Some student-athletes speaking out on mental health

The end zone at Bragg Memorial Stadium
Photo Submitted by Thai Ali Floyd

Athletes are offered tutoring and physical therapy during their collegiate careers, but over the past few years they’ve also had to be treated for anxiety and depression.

According to a 2015 survey conducted by the NCAA, 30 percent of student-athletes reported they were overwhelmed. These statistics were an increase from the same survey that was conducted in 2010.

Athletes have tough schedules that include academics, their respective sports, and trying to maintain a social life. Their lives differ from those of regular students who don’t have the same obligations that they do.

Trying to maintain these different obligations can contribute to the factors that cause the decline in mental health such as lack of sleep, career-related issues, or personal health issues. Players have been very vocal about their struggles in hopes that they can destroy the stigmas that surround athletes and mental health.

“It’s as important as a sprained ankle, it’s something that needs to be discussed more. Athletes shouldn’t be looked down upon for having mental health issues,” said Khalid Kareem, a senior defensive lineman at Notre Dame University.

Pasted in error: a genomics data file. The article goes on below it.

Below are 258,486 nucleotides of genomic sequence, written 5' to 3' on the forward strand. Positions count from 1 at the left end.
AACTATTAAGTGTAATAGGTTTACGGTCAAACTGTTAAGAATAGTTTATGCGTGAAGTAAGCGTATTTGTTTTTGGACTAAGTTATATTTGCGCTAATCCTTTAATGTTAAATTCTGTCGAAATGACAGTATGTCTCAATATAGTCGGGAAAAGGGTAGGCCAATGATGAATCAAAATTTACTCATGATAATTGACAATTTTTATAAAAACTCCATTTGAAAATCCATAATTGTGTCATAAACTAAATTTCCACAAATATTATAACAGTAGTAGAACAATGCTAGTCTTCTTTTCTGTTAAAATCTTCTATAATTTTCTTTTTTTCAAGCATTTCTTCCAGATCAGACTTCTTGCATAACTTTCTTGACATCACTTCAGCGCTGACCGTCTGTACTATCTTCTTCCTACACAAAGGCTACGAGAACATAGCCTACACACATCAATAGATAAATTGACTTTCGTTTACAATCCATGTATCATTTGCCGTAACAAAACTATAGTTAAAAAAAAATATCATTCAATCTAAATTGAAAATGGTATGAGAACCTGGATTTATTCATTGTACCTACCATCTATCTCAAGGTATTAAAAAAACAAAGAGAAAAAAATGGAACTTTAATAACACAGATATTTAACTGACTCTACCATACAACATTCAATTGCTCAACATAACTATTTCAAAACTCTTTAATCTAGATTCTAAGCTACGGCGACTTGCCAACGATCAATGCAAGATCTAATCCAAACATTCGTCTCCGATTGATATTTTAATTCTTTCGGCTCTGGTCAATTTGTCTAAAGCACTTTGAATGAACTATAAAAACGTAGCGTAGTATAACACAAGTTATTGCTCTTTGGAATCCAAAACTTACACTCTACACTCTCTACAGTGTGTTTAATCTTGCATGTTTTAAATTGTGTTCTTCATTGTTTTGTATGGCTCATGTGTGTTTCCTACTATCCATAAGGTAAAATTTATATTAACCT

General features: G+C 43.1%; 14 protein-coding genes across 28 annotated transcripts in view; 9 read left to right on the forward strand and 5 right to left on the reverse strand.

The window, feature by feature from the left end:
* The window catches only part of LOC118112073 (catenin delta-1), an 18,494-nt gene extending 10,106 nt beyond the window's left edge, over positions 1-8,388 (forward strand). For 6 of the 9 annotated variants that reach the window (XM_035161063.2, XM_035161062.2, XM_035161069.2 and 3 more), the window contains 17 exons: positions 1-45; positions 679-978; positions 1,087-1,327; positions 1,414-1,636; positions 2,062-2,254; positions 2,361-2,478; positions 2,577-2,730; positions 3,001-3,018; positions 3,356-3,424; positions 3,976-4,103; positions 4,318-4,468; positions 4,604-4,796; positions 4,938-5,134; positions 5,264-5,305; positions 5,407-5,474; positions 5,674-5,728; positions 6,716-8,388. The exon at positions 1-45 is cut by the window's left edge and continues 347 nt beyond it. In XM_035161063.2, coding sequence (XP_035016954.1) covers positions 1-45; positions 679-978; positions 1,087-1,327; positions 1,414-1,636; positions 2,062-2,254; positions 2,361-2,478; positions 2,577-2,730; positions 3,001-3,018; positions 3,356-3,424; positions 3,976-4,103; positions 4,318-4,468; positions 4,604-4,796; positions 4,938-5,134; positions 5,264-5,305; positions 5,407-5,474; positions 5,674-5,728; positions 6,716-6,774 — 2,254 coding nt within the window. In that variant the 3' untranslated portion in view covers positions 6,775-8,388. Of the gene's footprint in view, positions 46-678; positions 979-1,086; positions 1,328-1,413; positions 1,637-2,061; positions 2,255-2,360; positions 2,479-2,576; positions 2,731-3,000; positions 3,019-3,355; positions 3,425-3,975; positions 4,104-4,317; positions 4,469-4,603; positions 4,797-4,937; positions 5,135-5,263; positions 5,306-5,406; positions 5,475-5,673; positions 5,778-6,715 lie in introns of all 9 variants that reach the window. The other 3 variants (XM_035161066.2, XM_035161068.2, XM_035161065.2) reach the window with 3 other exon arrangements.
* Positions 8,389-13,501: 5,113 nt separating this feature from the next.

The culture of athletics and toughness has made it difficult for some athletes to speak about the issues that come with the expectation of their performance, the physicality of their sport, and more.

Calvin Ashley who is FAMU’s first five-star recruit, has been very transparent about his ongoing battle with anxiety and depression. He is focused on trying to be an advocate for mental health awareness in sports.

“Depression and anxiety itself is major, it’s killing people. I have a friend a few years ago he took his life, I played football with him. He was going through a lot,” said Ashley.

For Ashley, talking about his struggles is a form of therapy and he hopes that it will encourage more student-athletes to come forward. With honesty about their struggles eventually the stigmas surrounding mental health and athletics will disappear.

The NCAA is also trying to do its part to get student-athletes the help that they need. At the NCAA convention in Orlando, there was legislation passed to make mental health services and resources available for all student-athletes.

There is also a handbook on the NCAA website called “Mind, Body, Sport” which is the guide to student-athlete mental health. It includes perspectives from athletes, coaches, and even the NCAA’s chief medical officer, Dr. Brian Hanline.

With the constant conversation and advocates for mental health, hopefully student-athletes will get the help they need.